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Somewhat controversial Visalia Wellness Center will open at 1223 S. Lovers Lane before the end of June

Somewhat controversial Visalia Wellness Center will open at 1223 S. Lovers Lane before the end of June

By Reggie Ellis @Reggie_SGN

VISALIA – A progressive, and somewhat controversial, mental health facility will open in southeastern Visalia this summer.

The Visalia Wellness Center is scheduled to open its doors at 1223 S. Lovers Lane in Visalia sometime before the end of July. The 5,600-square foot facility was cast by neighboring residents as a treatment clinic, methadone clinic, medication service provider and even a residential program, where those with mental health issues are locked in. In reality, Mental Health Services for Tulare County said the facility is drug and alcohol free and would serve individuals who are near the end of their “wellness and recovery journey” and not those recently diagnosed or receiving “intensive services.” The center will not treat addicts and sex offenders, which are treated in completely different programs, such as the criminal justice system.

Programming at the wellness center will be overseen by Kings View Corporation, a behavioral health contractor based out of Fresno County. The Tulare County Board of Supervisors approved a $1 million contract over the next two years at its April 26 meeting. Under the contract, Kings View is now furnishing the facility, and staffing and training employees, and must open the facility within 90 days.

About 50 community members attended two community listening sessions in February 2017, most of whom were not in favor of the facility. Some of the issues raised were mental health patients sharing a bus stop with children on Lovers Lane, unstable mental health patients being treated near homes, and an increase in the number of homeless people.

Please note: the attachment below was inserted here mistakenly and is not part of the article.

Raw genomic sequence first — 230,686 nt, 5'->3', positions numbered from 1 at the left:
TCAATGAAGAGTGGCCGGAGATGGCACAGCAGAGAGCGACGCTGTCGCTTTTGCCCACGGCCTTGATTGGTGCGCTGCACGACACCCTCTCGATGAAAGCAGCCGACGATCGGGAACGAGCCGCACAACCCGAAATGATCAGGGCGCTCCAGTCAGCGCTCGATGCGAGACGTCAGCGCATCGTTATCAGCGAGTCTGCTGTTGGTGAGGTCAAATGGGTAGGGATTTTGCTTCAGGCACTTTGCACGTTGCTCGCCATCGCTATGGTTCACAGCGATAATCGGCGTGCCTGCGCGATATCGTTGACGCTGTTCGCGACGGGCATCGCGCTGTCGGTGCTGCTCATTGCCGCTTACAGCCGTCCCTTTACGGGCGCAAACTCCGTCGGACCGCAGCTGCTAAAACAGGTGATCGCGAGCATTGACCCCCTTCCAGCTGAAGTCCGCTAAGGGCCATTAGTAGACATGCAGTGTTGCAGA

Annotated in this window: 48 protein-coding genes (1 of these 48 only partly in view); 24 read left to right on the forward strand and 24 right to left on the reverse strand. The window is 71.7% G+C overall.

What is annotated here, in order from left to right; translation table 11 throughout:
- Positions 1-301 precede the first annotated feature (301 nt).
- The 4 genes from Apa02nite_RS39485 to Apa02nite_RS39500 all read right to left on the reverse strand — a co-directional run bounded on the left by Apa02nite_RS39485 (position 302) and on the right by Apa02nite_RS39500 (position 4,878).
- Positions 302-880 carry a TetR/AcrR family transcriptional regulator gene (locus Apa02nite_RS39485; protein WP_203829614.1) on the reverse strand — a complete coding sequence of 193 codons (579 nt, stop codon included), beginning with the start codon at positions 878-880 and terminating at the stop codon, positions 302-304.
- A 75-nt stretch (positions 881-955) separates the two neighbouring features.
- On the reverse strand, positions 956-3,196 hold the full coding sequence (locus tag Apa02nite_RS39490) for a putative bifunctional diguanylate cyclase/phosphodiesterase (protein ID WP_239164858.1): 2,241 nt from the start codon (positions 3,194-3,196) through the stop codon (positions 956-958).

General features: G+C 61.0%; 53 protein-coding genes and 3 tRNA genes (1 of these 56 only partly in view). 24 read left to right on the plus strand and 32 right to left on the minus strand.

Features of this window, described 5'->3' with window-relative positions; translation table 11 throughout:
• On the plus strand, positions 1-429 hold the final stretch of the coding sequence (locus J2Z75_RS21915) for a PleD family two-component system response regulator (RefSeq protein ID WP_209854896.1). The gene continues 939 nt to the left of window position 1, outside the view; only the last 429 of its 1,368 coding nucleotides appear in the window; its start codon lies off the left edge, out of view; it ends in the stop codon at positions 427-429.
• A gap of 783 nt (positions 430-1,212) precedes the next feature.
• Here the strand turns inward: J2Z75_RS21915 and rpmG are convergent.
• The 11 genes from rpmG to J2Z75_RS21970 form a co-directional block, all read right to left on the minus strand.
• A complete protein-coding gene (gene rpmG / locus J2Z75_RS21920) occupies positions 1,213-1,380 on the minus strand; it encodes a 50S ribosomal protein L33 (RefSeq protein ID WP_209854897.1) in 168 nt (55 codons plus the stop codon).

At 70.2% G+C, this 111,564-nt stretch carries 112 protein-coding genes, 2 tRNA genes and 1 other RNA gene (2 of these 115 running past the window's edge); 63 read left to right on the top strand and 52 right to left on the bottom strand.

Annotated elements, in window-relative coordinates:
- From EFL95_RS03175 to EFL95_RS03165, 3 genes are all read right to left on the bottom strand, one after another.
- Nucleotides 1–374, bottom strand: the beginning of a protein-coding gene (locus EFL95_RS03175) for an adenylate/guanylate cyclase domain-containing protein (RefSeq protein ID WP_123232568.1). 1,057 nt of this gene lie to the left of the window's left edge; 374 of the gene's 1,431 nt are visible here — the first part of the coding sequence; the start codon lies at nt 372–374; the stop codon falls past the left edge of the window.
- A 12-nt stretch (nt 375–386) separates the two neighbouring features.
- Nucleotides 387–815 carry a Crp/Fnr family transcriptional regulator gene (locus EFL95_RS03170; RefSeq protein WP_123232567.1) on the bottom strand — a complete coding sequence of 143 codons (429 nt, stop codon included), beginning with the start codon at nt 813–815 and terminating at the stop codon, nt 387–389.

Similar to its sister facility in Porterville, which opened in May 2017, the Visalia Wellness Center will provide ongoing counseling and classes to those who have already undergone treatment for severe mental illness and severe emotional disturbance. Mental Health Services for Tulare County said there will be a maximum of 50 adults attending various activities at the facility but usually no more 20 or 30 at one time. Mental Health patients in Tulare County typically are diagnosed with post traumatic stress, borderline personality, bi-polar disorder and schizophrenia. Instead of receiving “treatment” these people will have peer counseling sessions and classes. Classes could include cooking, budgeting, computer classes, interviewing skills and vocational training that are supervised by mental health professionals and structured to provide a sense of normalcy.

In December 2017, the county announced changes to the outside of the building in response to community input from the two listening sessions, such as adding a garden area, a gazebo, landscaping, lighting, and fencing. HHSA staff also proposed new operating hours. Winter hours for the center will be 8 a.m. to 5 p.m. Monday through Friday and 11 a.m. to 3 p.m. on Saturday and Sunday. Summer hours would be extended until 7 p.m. on weeknights.

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